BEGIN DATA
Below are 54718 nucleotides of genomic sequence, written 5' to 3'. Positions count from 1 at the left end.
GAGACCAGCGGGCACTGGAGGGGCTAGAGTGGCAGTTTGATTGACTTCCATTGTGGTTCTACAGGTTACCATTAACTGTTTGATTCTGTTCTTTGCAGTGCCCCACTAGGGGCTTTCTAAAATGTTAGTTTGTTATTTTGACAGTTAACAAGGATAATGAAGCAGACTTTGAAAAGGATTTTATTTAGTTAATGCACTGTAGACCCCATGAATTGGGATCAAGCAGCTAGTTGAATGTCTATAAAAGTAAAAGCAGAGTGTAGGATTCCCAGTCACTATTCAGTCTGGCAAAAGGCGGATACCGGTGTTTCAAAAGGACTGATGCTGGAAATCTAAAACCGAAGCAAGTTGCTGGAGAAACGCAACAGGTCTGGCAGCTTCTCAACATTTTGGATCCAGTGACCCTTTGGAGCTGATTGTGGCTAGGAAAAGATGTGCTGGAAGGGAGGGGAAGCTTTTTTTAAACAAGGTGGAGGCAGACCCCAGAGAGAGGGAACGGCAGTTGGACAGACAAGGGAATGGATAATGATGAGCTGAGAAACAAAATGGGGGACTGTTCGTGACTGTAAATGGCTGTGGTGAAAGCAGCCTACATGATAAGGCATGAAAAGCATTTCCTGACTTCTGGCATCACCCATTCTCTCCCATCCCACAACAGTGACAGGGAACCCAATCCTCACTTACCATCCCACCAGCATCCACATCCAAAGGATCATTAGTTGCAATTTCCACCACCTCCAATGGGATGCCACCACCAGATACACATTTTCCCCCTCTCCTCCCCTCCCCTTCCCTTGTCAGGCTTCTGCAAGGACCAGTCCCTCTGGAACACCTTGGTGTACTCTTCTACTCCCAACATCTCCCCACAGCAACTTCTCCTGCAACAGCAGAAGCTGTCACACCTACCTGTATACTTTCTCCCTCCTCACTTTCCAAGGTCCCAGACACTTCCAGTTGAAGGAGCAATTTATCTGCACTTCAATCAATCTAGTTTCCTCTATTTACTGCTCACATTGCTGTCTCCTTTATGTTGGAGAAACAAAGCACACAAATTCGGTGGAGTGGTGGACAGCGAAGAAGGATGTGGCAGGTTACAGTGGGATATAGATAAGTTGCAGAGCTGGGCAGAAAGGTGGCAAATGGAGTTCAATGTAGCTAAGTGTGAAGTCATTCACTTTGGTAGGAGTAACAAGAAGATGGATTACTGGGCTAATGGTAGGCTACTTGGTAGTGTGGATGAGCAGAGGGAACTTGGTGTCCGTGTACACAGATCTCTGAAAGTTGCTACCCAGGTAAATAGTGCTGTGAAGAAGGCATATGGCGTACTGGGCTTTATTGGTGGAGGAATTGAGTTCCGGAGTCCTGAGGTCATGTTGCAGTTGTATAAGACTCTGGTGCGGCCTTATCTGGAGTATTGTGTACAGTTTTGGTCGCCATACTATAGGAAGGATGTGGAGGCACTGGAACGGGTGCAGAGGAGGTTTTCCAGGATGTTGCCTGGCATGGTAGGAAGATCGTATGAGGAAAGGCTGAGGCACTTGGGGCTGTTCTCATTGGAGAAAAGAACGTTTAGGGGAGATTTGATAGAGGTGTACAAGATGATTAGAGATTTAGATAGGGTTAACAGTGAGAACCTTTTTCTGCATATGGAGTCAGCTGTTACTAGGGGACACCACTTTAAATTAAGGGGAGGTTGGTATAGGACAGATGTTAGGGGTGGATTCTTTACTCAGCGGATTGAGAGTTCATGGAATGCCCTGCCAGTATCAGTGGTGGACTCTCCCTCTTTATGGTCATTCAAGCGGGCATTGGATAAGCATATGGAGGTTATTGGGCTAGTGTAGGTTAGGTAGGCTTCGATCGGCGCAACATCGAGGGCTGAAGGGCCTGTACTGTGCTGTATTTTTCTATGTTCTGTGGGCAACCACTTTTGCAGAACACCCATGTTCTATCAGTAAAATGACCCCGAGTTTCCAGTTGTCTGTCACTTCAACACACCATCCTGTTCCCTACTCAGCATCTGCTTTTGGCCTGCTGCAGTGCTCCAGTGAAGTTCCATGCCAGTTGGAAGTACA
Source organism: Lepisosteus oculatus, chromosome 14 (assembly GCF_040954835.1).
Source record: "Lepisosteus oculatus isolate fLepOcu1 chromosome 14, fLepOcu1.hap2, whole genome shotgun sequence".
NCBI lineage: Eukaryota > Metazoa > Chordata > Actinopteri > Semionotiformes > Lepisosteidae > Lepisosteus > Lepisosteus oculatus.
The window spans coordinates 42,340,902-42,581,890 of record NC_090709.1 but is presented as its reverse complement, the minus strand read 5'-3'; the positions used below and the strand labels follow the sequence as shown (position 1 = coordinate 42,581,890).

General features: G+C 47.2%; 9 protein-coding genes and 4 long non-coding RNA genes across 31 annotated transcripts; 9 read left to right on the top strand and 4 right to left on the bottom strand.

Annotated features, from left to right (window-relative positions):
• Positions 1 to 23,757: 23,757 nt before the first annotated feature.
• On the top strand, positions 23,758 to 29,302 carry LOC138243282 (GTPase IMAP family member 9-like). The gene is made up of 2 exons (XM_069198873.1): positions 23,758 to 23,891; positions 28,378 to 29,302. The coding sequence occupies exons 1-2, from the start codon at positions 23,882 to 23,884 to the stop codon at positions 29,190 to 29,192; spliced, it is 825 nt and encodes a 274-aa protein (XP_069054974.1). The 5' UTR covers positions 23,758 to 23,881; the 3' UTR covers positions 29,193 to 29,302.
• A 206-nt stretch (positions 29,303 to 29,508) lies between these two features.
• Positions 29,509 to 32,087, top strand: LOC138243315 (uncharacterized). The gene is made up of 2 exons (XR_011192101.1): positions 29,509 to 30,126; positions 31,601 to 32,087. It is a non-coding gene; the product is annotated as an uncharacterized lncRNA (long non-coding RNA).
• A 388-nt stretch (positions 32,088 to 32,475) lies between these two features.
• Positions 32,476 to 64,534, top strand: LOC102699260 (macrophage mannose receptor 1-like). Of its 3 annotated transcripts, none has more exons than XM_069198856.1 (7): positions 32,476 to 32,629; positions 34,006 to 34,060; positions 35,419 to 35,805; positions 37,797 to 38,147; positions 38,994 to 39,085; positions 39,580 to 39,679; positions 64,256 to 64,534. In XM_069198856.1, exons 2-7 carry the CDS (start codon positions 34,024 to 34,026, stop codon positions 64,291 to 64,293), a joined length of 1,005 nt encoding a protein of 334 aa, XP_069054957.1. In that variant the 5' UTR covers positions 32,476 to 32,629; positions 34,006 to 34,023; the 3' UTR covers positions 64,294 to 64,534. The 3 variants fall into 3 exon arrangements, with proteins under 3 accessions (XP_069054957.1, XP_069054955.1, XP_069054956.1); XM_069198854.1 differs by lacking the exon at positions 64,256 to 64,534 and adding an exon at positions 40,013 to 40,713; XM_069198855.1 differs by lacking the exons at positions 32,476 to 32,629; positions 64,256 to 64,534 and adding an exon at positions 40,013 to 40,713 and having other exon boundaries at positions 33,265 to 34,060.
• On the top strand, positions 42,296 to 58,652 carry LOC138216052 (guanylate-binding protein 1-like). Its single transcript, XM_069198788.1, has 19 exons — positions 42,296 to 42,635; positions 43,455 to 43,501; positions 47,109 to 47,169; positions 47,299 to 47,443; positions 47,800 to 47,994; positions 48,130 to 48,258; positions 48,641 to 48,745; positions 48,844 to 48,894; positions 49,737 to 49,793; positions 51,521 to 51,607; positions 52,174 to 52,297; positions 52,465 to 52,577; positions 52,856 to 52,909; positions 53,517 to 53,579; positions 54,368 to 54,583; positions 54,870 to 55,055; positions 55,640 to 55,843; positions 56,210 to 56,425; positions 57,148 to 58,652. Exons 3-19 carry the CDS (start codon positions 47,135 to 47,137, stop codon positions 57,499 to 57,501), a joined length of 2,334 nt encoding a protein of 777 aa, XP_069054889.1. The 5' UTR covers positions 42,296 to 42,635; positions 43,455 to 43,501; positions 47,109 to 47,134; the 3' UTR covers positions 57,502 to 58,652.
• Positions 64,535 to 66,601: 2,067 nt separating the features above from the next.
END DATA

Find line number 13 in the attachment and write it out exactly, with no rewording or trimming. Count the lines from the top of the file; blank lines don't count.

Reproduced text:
• A 388-nt stretch (positions 32,088 to 32,475) lies between these two features.